What then of the broad demographic and geographic factors the district court considered? It seems clear to us from the record that the district court would have imposed the same sentence had it relied solely on the New York-specific rationale that the local gun regulatory scheme created a heightened need for deterrence in this case. In these circumstances, we need not decide whether the district court erred when it also relied, in the alternative, on the wider notions of geographic and demographic variation because, even if we were to identify error, it would be harmless in the light of the alternative independent ground for the challenged sentence. Since any such error would be harmless, the sentence imposed in this case withstands appellate review.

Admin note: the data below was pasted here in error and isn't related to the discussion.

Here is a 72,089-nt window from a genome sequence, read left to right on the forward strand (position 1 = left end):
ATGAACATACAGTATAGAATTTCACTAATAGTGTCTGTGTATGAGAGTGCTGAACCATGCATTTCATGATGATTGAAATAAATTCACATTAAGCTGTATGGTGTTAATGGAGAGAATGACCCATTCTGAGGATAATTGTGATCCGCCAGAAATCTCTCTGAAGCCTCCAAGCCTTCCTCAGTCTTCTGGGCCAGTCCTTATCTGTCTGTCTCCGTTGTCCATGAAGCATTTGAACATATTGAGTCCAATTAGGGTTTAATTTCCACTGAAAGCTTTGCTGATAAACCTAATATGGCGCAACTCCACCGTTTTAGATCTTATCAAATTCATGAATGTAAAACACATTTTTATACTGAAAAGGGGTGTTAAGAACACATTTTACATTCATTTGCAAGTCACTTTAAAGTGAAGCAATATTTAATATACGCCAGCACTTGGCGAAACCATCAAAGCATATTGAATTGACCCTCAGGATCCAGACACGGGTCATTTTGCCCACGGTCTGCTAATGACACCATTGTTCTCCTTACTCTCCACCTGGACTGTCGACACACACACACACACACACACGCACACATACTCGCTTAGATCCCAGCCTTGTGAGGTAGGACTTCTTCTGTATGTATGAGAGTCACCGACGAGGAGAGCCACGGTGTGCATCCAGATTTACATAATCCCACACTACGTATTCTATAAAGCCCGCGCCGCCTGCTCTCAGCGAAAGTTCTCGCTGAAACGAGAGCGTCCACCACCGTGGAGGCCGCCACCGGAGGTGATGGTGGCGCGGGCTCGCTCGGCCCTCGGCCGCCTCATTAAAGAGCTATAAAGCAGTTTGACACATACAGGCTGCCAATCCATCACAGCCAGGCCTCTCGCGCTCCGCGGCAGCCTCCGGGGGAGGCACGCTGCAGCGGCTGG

The panel decision is VACATED, and the judgment of the district court is AFFIRMED.
I concur in Judge Calabresi's thoughtful and comprehensive assessment of the landscape following the Supreme Court's decisions in Gall and Kimbrough. In particular, I agree that the Supreme Court limited the Courts of Appeals' role in reviewing sentences, whether they vary above or below the applicable Guidelines range, so long as a district court's rationale for a sentence is discernible and reasonable. I also agree with Judge Calabresi that, despite Gall and Kimbrough, we still have a role to play in “patrol [ling] the outer boundaries of reasonableness.” Fixing those boundaries is ultimately an exercise of judgment, one that cannot be reduced to a simple formula or applied mechanically.